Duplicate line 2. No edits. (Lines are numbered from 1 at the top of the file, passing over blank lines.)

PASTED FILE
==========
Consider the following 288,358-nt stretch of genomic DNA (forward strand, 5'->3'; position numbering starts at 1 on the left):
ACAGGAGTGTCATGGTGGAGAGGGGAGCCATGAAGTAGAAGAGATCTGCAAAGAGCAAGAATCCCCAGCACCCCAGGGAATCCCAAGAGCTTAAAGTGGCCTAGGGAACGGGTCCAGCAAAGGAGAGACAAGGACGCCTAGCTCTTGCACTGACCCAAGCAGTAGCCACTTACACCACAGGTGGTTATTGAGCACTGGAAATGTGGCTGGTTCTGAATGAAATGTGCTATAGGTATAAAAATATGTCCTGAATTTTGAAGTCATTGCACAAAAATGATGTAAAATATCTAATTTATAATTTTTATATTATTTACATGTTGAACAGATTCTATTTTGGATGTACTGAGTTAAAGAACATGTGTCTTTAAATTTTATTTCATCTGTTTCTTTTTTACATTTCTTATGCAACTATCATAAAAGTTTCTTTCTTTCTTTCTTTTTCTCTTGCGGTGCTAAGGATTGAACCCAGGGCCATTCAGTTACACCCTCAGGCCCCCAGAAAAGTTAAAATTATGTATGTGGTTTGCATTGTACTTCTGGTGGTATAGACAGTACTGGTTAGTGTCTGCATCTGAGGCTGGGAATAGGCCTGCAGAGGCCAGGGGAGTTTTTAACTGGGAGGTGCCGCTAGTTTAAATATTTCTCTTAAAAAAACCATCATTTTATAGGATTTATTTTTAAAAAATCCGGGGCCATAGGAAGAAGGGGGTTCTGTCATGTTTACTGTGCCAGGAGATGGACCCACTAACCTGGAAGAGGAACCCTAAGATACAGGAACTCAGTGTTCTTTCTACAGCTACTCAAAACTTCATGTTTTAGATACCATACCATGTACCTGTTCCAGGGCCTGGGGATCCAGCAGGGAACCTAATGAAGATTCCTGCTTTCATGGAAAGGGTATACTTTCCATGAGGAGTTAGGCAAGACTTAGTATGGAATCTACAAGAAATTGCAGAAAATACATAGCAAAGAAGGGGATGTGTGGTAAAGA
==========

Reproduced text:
ACAGGAGTGTCATGGTGGAGAGGGGAGCCATGAAGTAGAAGAGATCTGCAAAGAGCAAGAATCCCCAGCACCCCAGGGAATCCCAAGAGCTTAAAGTGGCCTAGGGAACGGGTCCAGCAAAGGAGAGACAAGGACGCCTAGCTCTTGCACTGACCCAAGCAGTAGCCACTTACACCACAGGTGGTTATTGAGCACTGGAAATGTGGCTGGTTCTGAATGAAATGTGCTATAGGTATAAAAATATGTCCTGAATTTTGAAGTCATTGCACAAAAATGATGTAAAATATCTAATTTATAATTTTTATATTATTTACATGTTGAACAGATTCTATTTTGGATGTACTGAGTTAAAGAACATGTGTCTTTAAATTTTATTTCATCTGTTTCTTTTTTACATTTCTTATGCAACTATCATAAAAGTTTCTTTCTTTCTTTCTTTTTCTCTTGCGGTGCTAAGGATTGAACCCAGGGCCATTCAGTTACACCCTCAGGCCCCCAGAAAAGTTAAAATTATGTATGTGGTTTGCATTGTACTTCTGGTGGTATAGACAGTACTGGTTAGTGTCTGCATCTGAGGCTGGGAATAGGCCTGCAGAGGCCAGGGGAGTTTTTAACTGGGAGGTGCCGCTAGTTTAAATATTTCTCTTAAAAAAACCATCATTTTATAGGATTTATTTTTAAAAAATCCGGGGCCATAGGAAGAAGGGGGTTCTGTCATGTTTACTGTGCCAGGAGATGGACCCACTAACCTGGAAGAGGAACCCTAAGATACAGGAACTCAGTGTTCTTTCTACAGCTACTCAAAACTTCATGTTTTAGATACCATACCATGTACCTGTTCCAGGGCCTGGGGATCCAGCAGGGAACCTAATGAAGATTCCTGCTTTCATGGAAAGGGTATACTTTCCATGAGGAGTTAGGCAAGACTTAGTATGGAATCTACAAGAAATTGCAGAAAATACATAGCAAAGAAGGGGATGTGTGGTAAAGA